I wrote here last year about the marvellous Fishscale of academicness, as a great way to teach students information literacy skills by starting with how evaluate what they’ve found. I’m currently teaching information ethics to Masters students at Humboldt Uni, and this week’s theme is “Trust”: it touches on all sorts of interesting topics in this area, including recommendation systems, also known as recommendation engines.
An example of such a recommendation system in action would be the customer star ratings for products on Amazon, which are averaged out and may be used as a way to suggest further purchases to customers, amongst other information. Or reviews for hotels/cafes on Tripadvisor, film suggestions on Netflix, etc. Recommendations are everywhere these days: Facebook recommends apps you might like, and will suggest “people you may know” : LinkedIn and Twitter work in similar ways.
For me, these recommendations beg certain questions, which also turn up in debates about privacy and about altmetrics, such as:
How much information do you have to give them about yourself, do you trust them with it, and how good are their recommendations anyway? Are you happy to be influenced by what others have done/said online?
Recommendation systems use “relevance” algorithms, which are similar to those used when you perform a search. They might combine a number of factors, including:
- Items you’ve already interacted with (i.e. suggesting similar items, called an item-to-item approach)
- User-to-user: it finds people who are similar to you, eg they have displayed similar choices to you already, and suggests things based on their choices
- Popularity of items (eg Facebook recommends apps to you depending on how much use they’ve had) Note that this may have to be balanced against novelty: new items will necessarily not have achieved high popularity.
- Ratings from other users/customers (here, they might weight certain users’ scores more heavily, or average star ratings, or just preference items with a review)
- Information that they already have about you, against a profile of what such a person might like (eg information gleaned from tracking you online through your browser or on your user profile on their site, or that you have given them in some way)
The sophistication of the algorithm used and the size of the data pool drawn on (or lack thereof) might also depend on the need for speed of the system.
Naturally, those working on recommendation engines have given quite a bit of consideration to how they might evaluate the recommendations given, as this paper from Microsoft discusses, in a relatively accessible way. It introduces many relevant concepts, such as the notion that recommending things that it knows you’ve already seen will increase your trust in the recommendations, although it is very difficult to measure trust in a test situation.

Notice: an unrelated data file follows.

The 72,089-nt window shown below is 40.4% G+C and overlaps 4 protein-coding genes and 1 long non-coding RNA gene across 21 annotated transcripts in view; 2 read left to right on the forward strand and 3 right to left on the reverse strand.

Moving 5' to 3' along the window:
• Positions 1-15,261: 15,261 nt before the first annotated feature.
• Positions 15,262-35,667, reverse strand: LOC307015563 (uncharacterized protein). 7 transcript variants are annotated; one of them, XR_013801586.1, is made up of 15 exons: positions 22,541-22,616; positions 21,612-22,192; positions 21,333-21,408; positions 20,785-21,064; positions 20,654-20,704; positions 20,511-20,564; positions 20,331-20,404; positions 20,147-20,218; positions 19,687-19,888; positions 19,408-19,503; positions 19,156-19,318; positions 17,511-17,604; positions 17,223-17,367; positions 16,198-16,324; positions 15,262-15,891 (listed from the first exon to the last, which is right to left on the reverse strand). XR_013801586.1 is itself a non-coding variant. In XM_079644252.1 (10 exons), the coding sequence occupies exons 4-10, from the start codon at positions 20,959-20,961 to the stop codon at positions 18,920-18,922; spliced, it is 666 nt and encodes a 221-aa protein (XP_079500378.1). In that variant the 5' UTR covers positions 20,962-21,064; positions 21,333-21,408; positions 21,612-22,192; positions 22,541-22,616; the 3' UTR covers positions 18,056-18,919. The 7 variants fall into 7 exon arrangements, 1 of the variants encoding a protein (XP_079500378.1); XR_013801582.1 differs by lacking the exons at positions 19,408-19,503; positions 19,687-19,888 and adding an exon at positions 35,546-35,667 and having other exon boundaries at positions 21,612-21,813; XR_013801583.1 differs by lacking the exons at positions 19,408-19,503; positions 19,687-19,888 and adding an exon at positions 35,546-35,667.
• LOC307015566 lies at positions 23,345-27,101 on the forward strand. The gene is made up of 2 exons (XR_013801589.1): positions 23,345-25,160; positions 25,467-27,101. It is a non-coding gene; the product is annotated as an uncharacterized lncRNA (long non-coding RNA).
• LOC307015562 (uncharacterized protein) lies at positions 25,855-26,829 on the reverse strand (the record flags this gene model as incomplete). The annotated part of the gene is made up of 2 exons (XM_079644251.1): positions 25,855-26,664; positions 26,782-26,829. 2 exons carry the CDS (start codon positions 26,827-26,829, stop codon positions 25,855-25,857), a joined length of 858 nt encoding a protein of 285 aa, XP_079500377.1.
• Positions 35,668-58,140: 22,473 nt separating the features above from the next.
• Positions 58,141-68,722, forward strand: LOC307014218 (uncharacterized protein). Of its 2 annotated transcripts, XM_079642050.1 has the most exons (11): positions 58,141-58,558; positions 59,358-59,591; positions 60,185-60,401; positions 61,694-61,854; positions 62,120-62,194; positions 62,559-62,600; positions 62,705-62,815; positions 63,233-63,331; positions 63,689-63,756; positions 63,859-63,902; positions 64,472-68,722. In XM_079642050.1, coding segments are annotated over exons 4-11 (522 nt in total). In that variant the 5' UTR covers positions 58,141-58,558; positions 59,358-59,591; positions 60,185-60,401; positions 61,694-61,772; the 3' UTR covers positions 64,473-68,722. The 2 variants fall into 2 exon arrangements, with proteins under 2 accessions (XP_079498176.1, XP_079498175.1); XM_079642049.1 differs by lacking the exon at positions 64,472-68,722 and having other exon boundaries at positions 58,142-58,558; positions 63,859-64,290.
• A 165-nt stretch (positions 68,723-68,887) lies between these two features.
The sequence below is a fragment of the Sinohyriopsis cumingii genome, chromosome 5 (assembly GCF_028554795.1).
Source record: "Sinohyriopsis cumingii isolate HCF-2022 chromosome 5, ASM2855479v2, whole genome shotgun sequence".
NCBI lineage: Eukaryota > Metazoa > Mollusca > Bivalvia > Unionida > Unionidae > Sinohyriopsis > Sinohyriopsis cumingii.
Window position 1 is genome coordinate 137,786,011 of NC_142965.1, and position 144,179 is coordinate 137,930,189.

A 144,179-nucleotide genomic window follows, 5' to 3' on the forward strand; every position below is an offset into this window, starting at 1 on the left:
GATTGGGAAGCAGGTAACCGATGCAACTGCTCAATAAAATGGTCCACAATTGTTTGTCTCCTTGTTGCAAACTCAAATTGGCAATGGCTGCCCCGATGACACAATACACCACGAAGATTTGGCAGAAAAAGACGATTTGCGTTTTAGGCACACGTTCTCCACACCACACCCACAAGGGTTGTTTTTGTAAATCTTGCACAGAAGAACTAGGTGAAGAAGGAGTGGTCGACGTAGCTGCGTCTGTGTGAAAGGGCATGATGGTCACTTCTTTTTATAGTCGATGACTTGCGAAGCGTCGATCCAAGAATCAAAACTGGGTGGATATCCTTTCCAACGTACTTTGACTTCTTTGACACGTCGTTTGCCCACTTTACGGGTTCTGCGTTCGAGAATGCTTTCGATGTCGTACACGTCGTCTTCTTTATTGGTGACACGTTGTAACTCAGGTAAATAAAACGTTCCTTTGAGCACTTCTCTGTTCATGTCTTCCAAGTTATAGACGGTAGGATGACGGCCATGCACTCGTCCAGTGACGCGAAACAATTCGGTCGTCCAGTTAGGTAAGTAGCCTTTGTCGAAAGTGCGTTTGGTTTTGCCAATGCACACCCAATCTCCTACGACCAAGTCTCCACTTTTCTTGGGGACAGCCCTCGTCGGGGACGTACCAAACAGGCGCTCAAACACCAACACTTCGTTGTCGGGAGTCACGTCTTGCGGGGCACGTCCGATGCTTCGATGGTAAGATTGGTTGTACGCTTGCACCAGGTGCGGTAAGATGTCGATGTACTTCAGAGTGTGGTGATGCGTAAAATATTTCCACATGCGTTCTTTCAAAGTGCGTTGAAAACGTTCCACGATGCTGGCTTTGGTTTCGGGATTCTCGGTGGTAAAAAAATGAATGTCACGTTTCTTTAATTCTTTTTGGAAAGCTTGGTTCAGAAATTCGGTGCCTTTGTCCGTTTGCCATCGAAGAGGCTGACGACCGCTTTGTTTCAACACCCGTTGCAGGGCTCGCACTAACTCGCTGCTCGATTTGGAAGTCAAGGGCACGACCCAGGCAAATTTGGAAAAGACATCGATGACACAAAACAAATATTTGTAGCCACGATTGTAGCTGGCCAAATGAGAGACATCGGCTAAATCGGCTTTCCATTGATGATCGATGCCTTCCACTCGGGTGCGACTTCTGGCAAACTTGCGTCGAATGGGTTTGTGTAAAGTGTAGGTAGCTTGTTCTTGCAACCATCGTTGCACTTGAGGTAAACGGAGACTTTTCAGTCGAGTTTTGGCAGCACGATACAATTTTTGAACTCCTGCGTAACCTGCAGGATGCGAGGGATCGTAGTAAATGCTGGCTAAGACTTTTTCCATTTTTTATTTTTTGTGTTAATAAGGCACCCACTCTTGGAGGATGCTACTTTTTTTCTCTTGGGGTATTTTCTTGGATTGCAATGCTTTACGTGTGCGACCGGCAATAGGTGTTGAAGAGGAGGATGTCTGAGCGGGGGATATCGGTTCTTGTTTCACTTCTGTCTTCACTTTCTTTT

We see that human evaluation of these recommendation systems is important as “click through rate (CTR)” is so easily manipulated and inadequate as a measure of the usefulness of recommendations, as described and illustrated in this blog post by Edwin Chen.
Which recommendations do you value, and why? I also came across a review of movie recommendation sites from 2009, which explains why certain sites were preferred, which gives plenty of food for thought. From my reading and experience, I’d start my list of the kind of things that I’d like from recommendation systems with:
- It doesn’t take information about me without asking me first (lots of sites now have to tell you about cookies, as the Cookie collective explain)
- It uses a minimal amount of information that I’ve given it (and doesn’t link with other sites/services I’ve used, to either pull in or push out data about me, unless I tell it that it can!)
- Suggestions are relevant to my original interest, but with the odd curveball thrown in, to support a more serendipitous discovery and to help me break out of the “filter bubble“
- Suggestions feature a review that was written by a person (in a language that I speak), so more than just a star rating
- Suggestions are linked in a way that allows me to surf and explore further, eg filtering for items that match one particular characteristic that I like from the recommendation
- I don’t want the suggestions to be too creepily accurate: I like to think I’ve made a discovery for myself, and I doubt the trustworthiness of a company that knows too much about me!
I’m sure there’s more, but I’m equally sure that we all want something slightly different from recommendation systems! My correspondence with Alke Groeppel-Wegener suggests that her students are very keen on relevance and not so interested in serendipity. For me, if that relevance comes at the expense of my privacy, so that I have to give the system lots of information about myself, then I definitely don’t want it. What about you?